Psalm 119:9-20 (ESV)
How can a young man keep his way pure? By guarding it according to your word. With my whole heart I seek you; let me not wander from your commandments! I have stored up your word in my heart, that I might not sin against you. Blessed are you, O Lord; teach me your statutes! With my lips I declare all the rules of your mouth. In the way of your testimonies I delight as much as in all riches. I will meditate on your precepts and fix my eyes on your ways. I will delight in your statutes; I will not forget your word. Deal bountifully with your servant, that I may live and keep your word. Open my eyes, that I may behold wondrous things out of your law. I am a sojourner on the earth; hide not your commandments from me! My soul is consumed with longing for your rules at all times.

Our prayers for our son have been that Caleb:

  • Grow in wisdom (with God and men)
  • Strength of character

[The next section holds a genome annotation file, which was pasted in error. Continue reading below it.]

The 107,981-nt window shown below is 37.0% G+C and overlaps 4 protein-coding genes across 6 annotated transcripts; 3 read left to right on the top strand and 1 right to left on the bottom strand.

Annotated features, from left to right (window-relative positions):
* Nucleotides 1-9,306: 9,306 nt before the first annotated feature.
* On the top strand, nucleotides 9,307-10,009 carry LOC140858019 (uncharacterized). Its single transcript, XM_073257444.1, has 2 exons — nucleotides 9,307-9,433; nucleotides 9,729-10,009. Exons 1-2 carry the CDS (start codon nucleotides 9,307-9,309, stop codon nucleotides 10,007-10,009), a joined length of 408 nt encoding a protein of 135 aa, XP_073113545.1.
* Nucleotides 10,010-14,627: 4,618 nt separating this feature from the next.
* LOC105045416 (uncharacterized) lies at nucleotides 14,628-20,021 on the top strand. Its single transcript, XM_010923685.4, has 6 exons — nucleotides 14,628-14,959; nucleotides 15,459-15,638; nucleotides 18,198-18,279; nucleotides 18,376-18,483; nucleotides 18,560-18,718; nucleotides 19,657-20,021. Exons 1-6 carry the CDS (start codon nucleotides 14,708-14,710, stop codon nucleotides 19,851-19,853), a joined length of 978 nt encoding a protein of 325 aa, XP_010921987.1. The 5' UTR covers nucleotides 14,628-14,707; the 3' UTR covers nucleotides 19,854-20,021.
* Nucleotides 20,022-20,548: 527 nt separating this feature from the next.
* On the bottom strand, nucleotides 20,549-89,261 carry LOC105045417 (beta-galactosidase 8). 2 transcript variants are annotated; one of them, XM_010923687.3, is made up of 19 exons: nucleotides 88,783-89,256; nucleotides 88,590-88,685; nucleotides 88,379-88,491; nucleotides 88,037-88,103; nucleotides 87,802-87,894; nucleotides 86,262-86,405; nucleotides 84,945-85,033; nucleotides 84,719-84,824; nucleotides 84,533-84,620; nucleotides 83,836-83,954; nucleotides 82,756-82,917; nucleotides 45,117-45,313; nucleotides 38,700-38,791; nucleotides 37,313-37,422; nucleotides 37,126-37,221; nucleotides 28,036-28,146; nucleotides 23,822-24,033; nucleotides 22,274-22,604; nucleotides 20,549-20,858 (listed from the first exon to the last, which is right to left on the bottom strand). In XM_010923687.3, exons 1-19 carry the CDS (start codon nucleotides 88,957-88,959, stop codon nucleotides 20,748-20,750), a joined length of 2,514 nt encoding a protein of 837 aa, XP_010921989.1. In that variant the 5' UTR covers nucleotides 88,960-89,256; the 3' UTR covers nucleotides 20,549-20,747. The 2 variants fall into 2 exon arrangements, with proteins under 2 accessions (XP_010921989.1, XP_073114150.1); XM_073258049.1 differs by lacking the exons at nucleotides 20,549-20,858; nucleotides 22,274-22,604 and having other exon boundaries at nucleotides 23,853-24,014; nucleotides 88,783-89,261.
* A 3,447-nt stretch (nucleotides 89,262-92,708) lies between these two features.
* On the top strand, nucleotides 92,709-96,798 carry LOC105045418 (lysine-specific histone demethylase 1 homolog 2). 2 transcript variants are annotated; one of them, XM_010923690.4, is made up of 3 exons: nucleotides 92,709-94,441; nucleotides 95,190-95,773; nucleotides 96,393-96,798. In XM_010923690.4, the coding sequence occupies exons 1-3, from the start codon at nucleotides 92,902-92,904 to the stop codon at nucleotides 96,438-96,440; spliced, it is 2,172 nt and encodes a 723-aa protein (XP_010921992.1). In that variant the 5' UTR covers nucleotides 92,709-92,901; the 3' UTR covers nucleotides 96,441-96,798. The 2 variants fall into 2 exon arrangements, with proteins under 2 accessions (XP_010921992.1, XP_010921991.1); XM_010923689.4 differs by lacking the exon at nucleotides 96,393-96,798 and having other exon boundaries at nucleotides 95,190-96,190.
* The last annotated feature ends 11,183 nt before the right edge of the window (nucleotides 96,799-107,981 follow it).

• Protection (physically and spiritually)
  • Develop lifelong friendships
  • God’s calling upon his life
  • Patient and attentive spirit
  • Portrays honor, honesty and humility
  • Leadership and courage

Once again, I have freshly discovered that the Lord goes before us and prepares the way of our journey long before we even take that very first step. He sets everything in motion at that perfect moment in time.

Today is a great day and I am so very thankful!

P.S. I think the reference to 3000-12 means 3000 push-ups while memorizing 12 verses!

Tuesday, August 10, 2010

Two Words -- Having Fun!

Come on now. You didn't really think I'd just drop the whole camp thing, did you? I just had to post some of the pictures I took shortly after we arrived.